There are two shallow storage areas along the side console. One of these is outfitted with two USB plugs, a headphone socket and universal power socket as well as the personal in flight entertainment controller.
Finally, there is an open storage compartment at foot level, again suitable for headphones, water bottles or similarly sized objects.
If you have read our previous coverage of the Club Suite you will know it comes with a foot cubby when in bed mode. This innovation has now become one of the most popular ways to ensure direct aisle access for every passenger without reducing the density of business class configurations. Most airlines are now installing seats with foot cubby holes, so British Airways is in good company.
At 6’2″ I was able to lay flat in the seat with no problems. The height of the cubby isn’t quite as generous although I do have decent sized feet and kept my shoes on:
Although not without its detractors, the foot cubby is a decent compromise when it comes to being able to offer direct-aisle access.
The tray table is one of the stand-out pieces of engineering in the Club Suite seat. It slides out directly from underneath the in-flight entertainment screen, and can be latched in two positions: all the way out or, alternatively, at a half-way point. It is a full-width table which can be folded out. This means you can keep it as a small table for drinks or snacks, or it can be folded out to create a large table for dining. It is very nicely done.
In flight entertainment is provided by an 18.5″ Panasonic screen. It is fixed so can be used gate-to-gate which is an improvement. We weren’t able to test the IFE on our walk-through but this looks like a solid offering.
The best seats in British Airways A350 Club Suite cabin
Whilst all the Club Suite seats are nominally identical – all have direct aisle access, identical legroom and privacy – the seats are not perfectly aligned with the windows in the A350-1000. This means that, depending on which row you are seated in, you have between one and two windows.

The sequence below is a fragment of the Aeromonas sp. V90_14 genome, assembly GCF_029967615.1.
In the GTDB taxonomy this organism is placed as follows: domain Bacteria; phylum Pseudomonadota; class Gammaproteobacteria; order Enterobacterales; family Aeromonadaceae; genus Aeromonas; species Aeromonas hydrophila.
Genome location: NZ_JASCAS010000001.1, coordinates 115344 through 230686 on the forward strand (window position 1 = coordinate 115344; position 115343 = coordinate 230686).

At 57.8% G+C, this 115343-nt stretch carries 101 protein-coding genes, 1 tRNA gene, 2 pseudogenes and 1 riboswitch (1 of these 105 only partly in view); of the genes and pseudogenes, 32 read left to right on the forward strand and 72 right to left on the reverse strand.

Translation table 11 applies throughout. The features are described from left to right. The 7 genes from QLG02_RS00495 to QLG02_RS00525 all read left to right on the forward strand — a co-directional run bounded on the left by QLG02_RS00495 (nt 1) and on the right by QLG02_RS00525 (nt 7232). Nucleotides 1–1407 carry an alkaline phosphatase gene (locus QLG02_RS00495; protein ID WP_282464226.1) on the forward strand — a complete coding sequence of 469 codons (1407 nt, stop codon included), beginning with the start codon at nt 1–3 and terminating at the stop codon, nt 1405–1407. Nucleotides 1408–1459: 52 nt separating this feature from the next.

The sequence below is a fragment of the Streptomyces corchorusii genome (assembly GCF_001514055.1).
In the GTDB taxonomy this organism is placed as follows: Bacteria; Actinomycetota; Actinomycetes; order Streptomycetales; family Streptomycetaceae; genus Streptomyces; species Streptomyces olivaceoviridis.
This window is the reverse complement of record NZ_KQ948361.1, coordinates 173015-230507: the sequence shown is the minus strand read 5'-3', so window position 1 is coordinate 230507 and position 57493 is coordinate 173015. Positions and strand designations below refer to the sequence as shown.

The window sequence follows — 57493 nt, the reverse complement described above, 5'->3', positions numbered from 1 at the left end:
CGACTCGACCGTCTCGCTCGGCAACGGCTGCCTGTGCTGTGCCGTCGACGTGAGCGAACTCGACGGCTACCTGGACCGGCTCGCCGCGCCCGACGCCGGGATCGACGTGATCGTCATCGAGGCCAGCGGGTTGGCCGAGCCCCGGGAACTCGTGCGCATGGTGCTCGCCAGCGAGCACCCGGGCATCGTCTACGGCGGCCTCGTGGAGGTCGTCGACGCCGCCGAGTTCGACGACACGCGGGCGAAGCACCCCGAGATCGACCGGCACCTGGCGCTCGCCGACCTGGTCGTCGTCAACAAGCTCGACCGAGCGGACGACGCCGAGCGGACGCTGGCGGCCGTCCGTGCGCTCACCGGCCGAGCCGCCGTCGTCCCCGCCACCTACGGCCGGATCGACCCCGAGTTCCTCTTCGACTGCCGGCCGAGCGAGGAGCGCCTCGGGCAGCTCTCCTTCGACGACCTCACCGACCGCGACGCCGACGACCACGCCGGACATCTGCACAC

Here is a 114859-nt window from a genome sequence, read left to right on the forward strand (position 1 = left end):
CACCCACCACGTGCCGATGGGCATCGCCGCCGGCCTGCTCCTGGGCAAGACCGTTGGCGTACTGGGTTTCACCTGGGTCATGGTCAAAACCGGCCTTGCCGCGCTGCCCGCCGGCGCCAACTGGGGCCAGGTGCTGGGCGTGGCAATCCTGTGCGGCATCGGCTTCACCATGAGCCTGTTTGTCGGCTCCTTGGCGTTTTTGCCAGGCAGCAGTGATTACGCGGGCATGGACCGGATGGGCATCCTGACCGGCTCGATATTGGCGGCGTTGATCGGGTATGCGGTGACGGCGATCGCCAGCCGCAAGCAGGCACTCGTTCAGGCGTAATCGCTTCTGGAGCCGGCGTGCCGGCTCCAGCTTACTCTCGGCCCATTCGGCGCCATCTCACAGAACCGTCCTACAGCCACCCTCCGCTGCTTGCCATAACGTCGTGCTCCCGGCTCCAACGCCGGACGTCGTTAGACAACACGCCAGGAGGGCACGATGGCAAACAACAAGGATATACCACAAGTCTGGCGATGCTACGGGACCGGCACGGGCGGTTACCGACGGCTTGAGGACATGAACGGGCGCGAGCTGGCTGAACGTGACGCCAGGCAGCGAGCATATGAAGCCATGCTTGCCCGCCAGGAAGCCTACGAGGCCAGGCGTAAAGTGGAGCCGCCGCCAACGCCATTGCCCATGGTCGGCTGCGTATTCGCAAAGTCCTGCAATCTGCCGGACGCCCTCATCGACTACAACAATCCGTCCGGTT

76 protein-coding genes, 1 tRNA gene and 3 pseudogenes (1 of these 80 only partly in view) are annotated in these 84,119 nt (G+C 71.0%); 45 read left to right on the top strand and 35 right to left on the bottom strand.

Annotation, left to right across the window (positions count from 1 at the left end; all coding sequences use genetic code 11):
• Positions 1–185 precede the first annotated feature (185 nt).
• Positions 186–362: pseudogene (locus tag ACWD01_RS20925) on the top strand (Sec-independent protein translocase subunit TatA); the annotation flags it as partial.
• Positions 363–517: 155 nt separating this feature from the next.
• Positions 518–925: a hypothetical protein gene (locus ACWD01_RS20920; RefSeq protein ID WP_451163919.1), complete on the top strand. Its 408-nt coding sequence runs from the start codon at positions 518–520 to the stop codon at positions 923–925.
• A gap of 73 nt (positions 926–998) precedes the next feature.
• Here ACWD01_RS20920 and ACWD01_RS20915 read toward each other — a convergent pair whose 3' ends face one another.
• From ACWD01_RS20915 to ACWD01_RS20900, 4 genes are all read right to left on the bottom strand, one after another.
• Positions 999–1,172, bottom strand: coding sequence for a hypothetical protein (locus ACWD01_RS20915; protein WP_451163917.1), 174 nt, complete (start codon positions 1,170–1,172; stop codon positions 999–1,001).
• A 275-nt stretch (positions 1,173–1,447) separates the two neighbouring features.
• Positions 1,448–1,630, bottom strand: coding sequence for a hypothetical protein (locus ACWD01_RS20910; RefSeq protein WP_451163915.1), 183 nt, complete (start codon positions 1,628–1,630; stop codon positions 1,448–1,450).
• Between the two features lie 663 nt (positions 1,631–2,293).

Rows 3, 4, 7 and 17 all have one window only.
Rows 2, 5, 6, 8 and 16 have one and a half windows each
Whilst rows 1, 9, 10 and 15 all have two windows.
This is not a massive variance but might factor into your choice of seat if you are particularly picky.
I am, surprisingly, impressed by the new Club Suite. My worries that it would feel too cramped and private have proved unfounded. When seated it feels remarkably spacious, and the addition of the door is a clear improvement.
Whilst it would be nice for the entire divider to retract between seat pairs, the sliding partition does allow for conversations. It is – obviously – not as ideal for families or couples travelling together compared to the previous Club World double beds, but it is not quite as extreme as I thought it might be.
The additional storage storage is a bonus, and the in-flight entertainment will be gate-to-gate which is a clear improvement.
The design and engineering of the tray table is exceptional. Whilst this may sound like an insignificant detail, if you consider how much the table gets used it is a small detail that elevates the whole travelling experience.
It’s safe to say that British Airways has outdone our expectations and developed a product that is really very good. The real test will be in a week’s time, when we are due to fly to Madrid on the first commercial flight with Alex Cruz, the BA CEO, himself …..